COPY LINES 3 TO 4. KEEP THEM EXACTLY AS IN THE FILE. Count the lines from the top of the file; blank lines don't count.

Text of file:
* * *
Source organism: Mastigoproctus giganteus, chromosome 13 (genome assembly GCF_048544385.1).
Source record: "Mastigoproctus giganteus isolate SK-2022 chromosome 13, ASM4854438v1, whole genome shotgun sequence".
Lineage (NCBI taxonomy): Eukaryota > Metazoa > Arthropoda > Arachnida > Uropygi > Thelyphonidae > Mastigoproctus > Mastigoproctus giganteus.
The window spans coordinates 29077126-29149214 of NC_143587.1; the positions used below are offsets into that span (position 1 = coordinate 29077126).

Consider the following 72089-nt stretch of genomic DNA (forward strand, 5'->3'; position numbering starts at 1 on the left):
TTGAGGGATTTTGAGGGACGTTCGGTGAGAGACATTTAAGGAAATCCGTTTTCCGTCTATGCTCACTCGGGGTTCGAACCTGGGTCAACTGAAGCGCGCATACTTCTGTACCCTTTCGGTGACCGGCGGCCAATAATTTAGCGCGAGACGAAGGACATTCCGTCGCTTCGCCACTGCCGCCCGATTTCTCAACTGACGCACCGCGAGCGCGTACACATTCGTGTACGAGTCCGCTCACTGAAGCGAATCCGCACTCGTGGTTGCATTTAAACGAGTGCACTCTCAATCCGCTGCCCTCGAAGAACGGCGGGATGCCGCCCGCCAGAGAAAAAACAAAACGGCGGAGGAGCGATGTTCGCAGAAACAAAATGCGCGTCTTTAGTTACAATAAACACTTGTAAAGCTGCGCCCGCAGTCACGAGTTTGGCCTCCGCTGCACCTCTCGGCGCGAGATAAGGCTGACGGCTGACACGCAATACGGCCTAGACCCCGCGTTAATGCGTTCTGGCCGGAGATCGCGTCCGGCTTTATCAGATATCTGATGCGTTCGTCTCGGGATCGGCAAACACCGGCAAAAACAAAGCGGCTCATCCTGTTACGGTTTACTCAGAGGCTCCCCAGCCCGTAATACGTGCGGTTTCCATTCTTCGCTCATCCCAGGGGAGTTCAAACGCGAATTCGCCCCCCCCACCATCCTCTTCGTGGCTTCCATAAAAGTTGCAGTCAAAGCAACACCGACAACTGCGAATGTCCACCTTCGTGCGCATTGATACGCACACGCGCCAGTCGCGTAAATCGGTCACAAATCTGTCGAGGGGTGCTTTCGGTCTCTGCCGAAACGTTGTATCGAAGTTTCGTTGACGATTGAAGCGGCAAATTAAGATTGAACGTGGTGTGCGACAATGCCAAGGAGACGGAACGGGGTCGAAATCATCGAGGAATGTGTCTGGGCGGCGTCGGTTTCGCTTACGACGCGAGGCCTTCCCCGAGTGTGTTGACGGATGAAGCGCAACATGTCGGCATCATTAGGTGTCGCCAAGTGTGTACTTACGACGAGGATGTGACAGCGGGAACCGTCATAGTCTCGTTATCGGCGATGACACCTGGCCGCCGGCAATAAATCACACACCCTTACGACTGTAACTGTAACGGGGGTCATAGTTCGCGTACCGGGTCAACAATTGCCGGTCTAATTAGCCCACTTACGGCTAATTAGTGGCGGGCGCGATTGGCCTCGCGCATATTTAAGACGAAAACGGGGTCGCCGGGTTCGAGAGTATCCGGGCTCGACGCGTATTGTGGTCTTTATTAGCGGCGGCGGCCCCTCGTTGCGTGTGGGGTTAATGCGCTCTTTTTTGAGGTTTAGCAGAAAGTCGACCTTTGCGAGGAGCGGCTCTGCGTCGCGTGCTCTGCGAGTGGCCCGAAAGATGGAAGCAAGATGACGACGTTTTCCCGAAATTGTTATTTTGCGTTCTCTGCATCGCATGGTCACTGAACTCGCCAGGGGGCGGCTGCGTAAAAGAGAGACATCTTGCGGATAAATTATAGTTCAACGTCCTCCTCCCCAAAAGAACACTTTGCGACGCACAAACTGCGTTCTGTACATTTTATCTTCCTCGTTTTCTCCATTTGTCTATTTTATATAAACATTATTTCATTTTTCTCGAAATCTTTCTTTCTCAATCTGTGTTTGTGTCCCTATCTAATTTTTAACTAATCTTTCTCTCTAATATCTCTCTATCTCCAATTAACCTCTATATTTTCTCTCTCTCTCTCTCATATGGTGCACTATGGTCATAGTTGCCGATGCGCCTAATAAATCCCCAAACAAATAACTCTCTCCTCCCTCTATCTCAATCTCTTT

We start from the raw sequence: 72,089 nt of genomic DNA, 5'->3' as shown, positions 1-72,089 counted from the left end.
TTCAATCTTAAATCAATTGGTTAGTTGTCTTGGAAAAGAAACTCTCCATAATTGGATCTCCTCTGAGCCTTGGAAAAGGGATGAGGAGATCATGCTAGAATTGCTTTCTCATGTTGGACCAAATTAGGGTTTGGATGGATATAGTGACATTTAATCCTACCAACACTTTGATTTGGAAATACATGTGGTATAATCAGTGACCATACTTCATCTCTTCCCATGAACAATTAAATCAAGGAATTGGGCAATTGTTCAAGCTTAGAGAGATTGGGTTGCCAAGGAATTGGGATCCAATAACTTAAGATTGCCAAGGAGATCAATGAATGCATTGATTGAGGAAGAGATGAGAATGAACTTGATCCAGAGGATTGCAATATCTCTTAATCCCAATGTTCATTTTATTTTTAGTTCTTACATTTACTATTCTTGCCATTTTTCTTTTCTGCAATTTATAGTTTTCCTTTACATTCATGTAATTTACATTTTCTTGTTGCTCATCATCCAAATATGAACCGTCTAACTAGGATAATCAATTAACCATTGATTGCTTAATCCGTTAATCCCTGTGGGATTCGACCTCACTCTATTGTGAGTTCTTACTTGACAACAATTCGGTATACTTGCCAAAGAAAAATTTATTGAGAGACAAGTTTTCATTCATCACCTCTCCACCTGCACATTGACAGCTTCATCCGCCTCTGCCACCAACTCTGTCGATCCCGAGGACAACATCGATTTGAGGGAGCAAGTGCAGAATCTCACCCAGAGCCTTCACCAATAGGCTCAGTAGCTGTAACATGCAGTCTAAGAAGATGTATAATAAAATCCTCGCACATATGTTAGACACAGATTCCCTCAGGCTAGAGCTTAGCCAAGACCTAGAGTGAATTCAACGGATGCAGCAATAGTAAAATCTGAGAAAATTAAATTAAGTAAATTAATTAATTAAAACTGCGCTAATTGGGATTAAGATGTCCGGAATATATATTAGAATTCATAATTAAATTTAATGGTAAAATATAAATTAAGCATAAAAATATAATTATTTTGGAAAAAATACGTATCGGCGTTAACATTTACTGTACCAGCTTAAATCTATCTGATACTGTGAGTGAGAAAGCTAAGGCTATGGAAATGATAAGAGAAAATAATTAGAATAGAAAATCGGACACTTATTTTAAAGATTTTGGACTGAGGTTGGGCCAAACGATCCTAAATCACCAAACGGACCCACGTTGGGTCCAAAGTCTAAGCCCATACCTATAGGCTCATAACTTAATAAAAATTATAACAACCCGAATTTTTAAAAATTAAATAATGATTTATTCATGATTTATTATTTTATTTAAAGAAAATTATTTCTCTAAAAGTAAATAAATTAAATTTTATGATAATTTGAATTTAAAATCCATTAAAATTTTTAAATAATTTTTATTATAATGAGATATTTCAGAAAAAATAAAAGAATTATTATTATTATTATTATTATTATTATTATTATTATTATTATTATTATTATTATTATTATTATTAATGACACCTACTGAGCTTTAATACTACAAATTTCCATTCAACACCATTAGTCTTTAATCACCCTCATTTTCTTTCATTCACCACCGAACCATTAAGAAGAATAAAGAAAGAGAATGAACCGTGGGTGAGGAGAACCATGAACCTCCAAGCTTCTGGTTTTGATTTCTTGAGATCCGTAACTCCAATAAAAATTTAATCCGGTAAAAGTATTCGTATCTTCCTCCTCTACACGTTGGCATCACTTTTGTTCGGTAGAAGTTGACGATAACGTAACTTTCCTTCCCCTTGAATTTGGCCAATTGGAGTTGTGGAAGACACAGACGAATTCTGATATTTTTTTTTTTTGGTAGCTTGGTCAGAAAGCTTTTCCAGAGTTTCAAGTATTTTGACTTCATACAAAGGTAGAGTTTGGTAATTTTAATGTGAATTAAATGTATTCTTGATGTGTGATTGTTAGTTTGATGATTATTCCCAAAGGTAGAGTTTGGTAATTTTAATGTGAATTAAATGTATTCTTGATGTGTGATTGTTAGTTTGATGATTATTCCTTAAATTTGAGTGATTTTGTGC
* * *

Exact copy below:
Lineage (NCBI taxonomy): Eukaryota > Metazoa > Arthropoda > Arachnida > Uropygi > Thelyphonidae > Mastigoproctus > Mastigoproctus giganteus.
The window spans coordinates 29077126-29149214 of NC_143587.1; the positions used below are offsets into that span (position 1 = coordinate 29077126).